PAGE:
Ingredients: zucchini, Travnicki cheese, bulgur wheat, egg, scallion, lemon, bread crumbs, oregano, mint, black pepper, salt.
I came across recipes for kolokithokeftedes (Greek for “zucchini meatballs”) a few times while browsing other people’s food blogs, and finally got around to making them at home. This was an instance of being fairly sure I’d enjoy what I was cooking, yet with hardly a clue as to what it would taste like.
I started by preparing some coarse wheat bulgur. I love the chewiness of bulgur, and figured it would blend into and fortify the texture of my fritters. Most recipes suggested either breadcrumbs or plain flour, but I wanted more “tooth.”
When the bulgur had cooled, I combined it with the rest of the ingredients: an entire grated zucchini, an egg, chopped scallion, oregano, mint, a big squeeze of lemon, and plenty of salt & pepper. I also crumbled and blended in a block of Travnicki Sir, which is a Bosnian brined sheep’s milk cheese similar to mild feta. Although it surely didn’t matter for this particular recipe, I just love the texture of Travnicki. It’s light, nowhere near as dense as feta, yet with a stiff integrity and springy resistance to the bite. I often enjoy it with sliced cucumbers and tomatoes.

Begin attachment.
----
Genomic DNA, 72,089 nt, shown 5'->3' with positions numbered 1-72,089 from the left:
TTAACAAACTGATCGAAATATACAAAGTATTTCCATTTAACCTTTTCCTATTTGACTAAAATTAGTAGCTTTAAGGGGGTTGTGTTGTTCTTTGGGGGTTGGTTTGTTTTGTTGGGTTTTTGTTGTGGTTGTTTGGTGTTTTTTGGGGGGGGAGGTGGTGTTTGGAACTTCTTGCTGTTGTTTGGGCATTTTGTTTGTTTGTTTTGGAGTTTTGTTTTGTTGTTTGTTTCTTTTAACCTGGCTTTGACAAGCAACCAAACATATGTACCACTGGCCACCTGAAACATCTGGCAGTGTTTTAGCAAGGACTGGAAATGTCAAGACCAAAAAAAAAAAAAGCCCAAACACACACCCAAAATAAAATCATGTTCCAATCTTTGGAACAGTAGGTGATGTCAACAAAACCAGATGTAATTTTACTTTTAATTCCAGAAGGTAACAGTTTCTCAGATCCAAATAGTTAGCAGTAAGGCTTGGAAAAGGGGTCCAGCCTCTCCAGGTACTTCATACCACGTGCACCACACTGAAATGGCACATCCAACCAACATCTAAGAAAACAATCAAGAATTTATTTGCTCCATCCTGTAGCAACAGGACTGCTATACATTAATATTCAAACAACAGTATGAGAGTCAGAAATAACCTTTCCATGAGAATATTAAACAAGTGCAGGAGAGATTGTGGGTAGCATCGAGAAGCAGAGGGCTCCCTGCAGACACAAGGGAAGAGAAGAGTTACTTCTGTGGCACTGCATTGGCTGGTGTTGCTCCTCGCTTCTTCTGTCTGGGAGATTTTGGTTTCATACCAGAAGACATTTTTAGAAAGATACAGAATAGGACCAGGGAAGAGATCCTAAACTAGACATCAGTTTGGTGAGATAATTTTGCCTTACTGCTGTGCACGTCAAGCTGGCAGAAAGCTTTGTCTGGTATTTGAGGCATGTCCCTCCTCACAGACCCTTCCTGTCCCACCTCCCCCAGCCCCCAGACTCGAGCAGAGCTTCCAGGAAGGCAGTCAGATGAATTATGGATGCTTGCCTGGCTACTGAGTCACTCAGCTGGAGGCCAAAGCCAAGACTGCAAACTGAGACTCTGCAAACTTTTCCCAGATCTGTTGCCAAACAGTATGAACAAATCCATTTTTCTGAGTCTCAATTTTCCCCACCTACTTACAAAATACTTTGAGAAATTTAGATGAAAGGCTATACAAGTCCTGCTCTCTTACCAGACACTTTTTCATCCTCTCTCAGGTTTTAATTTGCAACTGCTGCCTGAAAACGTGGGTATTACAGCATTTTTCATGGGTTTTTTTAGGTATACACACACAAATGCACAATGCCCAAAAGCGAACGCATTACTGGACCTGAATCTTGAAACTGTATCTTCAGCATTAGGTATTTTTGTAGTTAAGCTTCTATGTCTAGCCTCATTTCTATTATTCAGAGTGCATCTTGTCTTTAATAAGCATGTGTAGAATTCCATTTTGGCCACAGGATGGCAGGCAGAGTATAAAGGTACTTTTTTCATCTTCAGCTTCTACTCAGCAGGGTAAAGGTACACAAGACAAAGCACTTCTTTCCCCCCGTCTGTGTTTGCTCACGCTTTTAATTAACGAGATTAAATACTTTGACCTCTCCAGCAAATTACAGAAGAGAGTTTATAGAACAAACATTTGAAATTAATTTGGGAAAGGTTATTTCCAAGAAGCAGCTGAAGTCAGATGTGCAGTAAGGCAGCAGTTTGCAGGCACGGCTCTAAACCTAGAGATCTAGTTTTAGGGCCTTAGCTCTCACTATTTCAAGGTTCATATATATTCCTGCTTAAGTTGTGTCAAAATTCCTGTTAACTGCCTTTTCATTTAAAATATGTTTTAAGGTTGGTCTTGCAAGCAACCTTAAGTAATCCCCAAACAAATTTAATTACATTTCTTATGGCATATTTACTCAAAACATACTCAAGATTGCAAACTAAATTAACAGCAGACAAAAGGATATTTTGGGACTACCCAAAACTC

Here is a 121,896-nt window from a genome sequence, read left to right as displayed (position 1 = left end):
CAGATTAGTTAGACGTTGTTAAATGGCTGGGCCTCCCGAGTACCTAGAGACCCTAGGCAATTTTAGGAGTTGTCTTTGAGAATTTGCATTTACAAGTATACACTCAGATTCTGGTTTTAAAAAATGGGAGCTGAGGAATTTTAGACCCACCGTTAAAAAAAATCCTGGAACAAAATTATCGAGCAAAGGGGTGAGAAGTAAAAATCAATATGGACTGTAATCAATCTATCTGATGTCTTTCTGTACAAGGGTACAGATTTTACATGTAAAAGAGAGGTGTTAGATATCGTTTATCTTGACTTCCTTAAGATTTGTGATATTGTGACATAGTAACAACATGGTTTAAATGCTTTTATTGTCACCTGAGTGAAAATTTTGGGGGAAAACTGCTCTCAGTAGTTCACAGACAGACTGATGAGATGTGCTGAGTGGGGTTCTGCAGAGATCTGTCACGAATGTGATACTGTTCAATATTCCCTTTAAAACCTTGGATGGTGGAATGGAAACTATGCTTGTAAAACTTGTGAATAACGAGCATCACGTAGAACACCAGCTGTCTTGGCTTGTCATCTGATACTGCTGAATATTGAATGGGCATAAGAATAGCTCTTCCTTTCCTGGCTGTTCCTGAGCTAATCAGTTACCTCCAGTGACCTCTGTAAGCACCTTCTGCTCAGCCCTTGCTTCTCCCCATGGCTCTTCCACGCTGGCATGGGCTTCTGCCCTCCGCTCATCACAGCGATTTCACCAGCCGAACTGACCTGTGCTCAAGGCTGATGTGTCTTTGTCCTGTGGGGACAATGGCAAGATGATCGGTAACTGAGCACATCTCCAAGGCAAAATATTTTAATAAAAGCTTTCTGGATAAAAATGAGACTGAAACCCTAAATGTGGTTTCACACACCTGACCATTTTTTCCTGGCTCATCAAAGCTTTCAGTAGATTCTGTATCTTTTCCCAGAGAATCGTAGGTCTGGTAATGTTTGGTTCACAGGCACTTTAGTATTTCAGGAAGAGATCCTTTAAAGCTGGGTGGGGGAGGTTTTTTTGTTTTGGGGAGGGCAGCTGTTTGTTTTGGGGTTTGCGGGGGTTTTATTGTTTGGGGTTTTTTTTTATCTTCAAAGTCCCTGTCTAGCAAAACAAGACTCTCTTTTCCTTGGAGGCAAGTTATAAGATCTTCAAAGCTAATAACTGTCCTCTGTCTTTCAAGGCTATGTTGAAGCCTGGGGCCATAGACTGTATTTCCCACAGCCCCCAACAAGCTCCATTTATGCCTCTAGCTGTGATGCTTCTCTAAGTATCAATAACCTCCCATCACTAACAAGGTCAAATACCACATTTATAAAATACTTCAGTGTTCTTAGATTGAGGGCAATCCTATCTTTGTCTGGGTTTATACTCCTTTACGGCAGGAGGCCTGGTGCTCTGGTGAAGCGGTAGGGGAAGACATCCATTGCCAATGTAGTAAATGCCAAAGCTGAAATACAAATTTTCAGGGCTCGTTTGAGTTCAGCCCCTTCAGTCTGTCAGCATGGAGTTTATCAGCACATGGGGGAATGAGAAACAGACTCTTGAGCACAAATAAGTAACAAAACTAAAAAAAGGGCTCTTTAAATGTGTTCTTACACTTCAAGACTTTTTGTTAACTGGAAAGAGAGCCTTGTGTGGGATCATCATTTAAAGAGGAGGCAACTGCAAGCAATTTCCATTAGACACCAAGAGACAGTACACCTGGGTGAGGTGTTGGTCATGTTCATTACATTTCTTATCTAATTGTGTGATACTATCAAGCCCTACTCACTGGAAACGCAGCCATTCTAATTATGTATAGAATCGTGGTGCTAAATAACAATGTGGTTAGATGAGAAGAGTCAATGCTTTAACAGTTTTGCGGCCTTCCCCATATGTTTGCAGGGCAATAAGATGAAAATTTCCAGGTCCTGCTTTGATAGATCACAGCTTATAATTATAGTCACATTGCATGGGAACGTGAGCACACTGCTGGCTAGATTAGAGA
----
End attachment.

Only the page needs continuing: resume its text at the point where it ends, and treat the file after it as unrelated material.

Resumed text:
Many of the kolokithokeftedes I saw online were flat patties, like latkes (Jewish potato pancakes, the only fritters Mom used to make). For some reason I wanted mine to be spherical. Another common feature I wished to avoid were the dark burned bits of zucchini flecking the outside of the fritters. So, before frying, I shaped the dough into golfballs, and gave them an extra roll-around in some bread crumbs. This provided a protective layer that saved the zucchini bits from blackening.
The results were spectacular, if a bit hard to describe. The outsides were crispy of course, but gave way quickly in the mouth to a creamy-yet-chewy filling, almost like risotto. There was no zucchini texture, but its flavor lurked in the background, providing a slightly bitter “healthy” taste. The foreground of the flavor profile was all Greek: herby from mint & oregano, tangy from lemon and feta, rich from the olive oil I used for frying.